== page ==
It's all there in the cover art: A sledgehammer shattering a pane of glass.
It's all there in the cover art: a sledgehammer shattering a pane of glass. It's a reverential nod to Black Breath's destructive predecessors, and a clear-cut symbol of what to expect on the Seattle, Washington band's battering sophomore release. Sentenced to Life follows on from Black Breath's debut full-length, '10's Heavy Breathing, an album slathered in the crusty lacquer of D-beat fired death 'n' roll, tussling with a raging '80's-fuelled hardcore bite. Round two (or three if we're counting the band's wonderfully pugnacious debut EP, Razor to Oblivion) finds the band in fighting fit shape once again. It's an album that carries the unmistakable calling card of rollicking Swedish death metal in its back pocket, but leans more heavily on the jaw-crushing punch of metallic hardcore to deliver the knockout blow.
Written following Black Breath's last European tour, and recorded with Kurt Ballou at his God City Studios, Sentenced to Life is gritty and lacerating, like all of Ballou's productions, perfectly matching the band's animalistic savagery. With 10 tracks delivered in half an hour, Black Breath's latest release concentrates on accentuating the rage, ramping up the intensity, and very little else. Not that such a singularly vicious vision matters. Black Breath's status thus far has not been founded on notions of subtlety or restraint. The band's unadulterated punk zeal, blitzkrieg tunes and sterling live reputation mean that while its songs may not be revolutionizing the world of underground metal, there's enough raw talent and brawn to stand out. The D-beat scene is littered with acts that can throw a pose well enough, but there's no mistaking that Black Breath is the heavyweight title-holder.
Black Breath could never be accused of fraudulent affectations, not once the opening trio of tracks on Sentenced to Life have zipped by in a blur of distorting buzzsaw riffs. Neil McAdams spits out plenty of old-school hardcore venom on the title track, and the band delivers a veritable kick-ass anthem, with boisterous gang-vocals adding to the fist-pumping fury. Black Breath brings a lot of nostalgia to the proceedings throughout. Not to suggest the band is derivative, but you can't escape the wonderful clobbering mood of down and dirty punked-up '90s squat shows.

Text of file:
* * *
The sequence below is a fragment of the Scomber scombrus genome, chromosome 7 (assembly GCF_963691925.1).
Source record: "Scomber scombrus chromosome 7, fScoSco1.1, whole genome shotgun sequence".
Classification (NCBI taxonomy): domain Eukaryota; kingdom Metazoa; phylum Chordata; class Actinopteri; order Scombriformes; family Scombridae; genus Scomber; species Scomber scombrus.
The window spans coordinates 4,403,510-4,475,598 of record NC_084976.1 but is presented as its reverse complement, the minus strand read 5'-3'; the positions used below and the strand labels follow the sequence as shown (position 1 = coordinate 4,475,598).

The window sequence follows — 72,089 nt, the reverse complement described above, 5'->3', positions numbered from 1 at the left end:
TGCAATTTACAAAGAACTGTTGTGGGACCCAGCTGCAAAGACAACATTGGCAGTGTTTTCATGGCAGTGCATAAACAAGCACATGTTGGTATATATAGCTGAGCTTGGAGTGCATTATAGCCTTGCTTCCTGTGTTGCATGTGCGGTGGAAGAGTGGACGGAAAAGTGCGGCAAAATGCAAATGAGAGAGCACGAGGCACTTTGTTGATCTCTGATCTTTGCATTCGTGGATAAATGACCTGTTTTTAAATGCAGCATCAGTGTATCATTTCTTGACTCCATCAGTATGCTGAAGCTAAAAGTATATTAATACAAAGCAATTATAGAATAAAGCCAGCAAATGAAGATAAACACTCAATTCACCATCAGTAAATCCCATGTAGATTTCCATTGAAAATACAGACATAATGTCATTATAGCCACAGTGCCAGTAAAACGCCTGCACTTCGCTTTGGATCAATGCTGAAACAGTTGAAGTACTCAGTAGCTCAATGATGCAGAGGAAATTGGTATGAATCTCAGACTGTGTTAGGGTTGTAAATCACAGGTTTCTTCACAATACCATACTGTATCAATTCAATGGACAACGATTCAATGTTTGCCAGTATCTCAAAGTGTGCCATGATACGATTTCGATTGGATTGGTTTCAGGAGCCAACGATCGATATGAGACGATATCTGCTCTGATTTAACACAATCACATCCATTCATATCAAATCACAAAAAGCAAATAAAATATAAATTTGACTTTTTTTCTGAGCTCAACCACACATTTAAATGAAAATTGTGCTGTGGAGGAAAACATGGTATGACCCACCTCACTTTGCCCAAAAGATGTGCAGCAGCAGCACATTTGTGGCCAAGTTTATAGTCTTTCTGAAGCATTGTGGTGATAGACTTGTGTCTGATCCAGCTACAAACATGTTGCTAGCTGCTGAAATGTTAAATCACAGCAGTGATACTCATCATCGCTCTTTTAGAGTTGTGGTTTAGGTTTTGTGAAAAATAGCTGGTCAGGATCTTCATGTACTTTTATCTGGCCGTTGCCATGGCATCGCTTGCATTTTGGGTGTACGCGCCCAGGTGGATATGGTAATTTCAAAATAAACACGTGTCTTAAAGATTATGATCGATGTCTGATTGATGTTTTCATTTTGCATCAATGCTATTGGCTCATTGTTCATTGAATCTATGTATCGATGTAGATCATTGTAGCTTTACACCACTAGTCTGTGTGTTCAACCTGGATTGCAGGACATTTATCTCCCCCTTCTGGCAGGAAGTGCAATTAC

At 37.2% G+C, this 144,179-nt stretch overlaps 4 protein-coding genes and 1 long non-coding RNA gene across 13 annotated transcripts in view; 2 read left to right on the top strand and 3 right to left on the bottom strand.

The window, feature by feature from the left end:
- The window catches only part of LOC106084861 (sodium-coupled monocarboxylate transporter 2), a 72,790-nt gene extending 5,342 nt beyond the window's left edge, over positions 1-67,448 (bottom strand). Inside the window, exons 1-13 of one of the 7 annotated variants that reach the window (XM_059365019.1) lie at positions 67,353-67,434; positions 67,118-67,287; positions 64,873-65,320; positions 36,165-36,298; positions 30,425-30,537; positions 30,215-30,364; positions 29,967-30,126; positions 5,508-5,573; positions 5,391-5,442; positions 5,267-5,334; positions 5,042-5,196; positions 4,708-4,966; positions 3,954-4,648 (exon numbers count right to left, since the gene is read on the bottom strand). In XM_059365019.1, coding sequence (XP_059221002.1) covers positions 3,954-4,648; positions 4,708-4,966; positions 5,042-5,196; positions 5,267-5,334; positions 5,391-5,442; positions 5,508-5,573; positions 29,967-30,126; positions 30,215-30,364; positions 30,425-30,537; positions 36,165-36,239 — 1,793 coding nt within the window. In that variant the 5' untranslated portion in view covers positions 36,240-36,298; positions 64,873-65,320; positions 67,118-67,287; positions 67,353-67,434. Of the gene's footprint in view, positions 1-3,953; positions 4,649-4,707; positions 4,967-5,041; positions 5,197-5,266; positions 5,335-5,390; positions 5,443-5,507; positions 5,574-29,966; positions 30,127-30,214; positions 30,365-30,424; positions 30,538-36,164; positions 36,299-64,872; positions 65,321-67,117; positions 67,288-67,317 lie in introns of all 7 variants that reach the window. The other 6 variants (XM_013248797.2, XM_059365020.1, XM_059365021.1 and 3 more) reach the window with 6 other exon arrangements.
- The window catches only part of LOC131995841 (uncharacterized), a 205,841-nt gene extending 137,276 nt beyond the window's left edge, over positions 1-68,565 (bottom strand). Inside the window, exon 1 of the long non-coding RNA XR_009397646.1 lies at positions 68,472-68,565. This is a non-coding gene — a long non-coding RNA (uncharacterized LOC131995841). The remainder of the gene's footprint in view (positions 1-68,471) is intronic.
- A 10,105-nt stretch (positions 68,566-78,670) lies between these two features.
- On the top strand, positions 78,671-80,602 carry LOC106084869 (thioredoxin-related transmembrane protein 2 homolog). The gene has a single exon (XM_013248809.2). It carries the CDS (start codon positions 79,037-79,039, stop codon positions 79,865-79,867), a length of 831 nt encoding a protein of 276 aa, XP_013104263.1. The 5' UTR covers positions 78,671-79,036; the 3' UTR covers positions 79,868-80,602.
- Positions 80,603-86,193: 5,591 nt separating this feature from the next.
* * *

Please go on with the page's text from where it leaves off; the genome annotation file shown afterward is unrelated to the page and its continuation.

Paring back the debt to European crunchy death metal has streamlined the onslaught significantly. "Home of the Grave", "Doomed" and the blistering, bass-heavy crossover thrash of "Mother Abyss" are all extraordinarily lean and mean. Black Breath wasn't renowned for the depth or breadth of its tunes to begin with, and that's no criticism. Its sound (perfect for manically headbanging in a sweaty subterranean vault) was flawlessly rendered. Sentenced to Life's songs, many of which have been stripped down to skeletal blasts, allows the band to channel that riotous spirit with even more deadeye precision.
Admittedly, that hardcore deconstructionism means that the solos and harmonies are heavily reduced, but they're not entirely absent. The Slayer-like, mid-tempo "The Flame" contains some fantastic dual leads, not to mention some good old monolithic percussion. "Obey", an epic for the band at five minutes long, crawls along menacingly. With blackened crusty thrash being its primary root, its wailing solos late in the song offer up a wonderful counterpoint. "Endless Corpse" seems almost glacially paced in comparison to the majority of the album--at least until the band unleashes hefty contorting chords--and it injects some rich harmonics.
Albums like Sentenced to Life are best evaluated in terms of their pulverizing might. With little room for variations or diversions, Black Breath has obviously set out to trample all comers--and that objective is resoundingly achieved. It's not new territory for the band. It did the same on its debut, and Sentenced to Life retains that same belligerent blend of punk and death metal. But the key difference this time round is the reduced field of fire. By discarding some of the sinuous fuzz of d-beat, the resulting bare bones tracks are darker, more intimidating, and deliver the uppercut with lightening speed.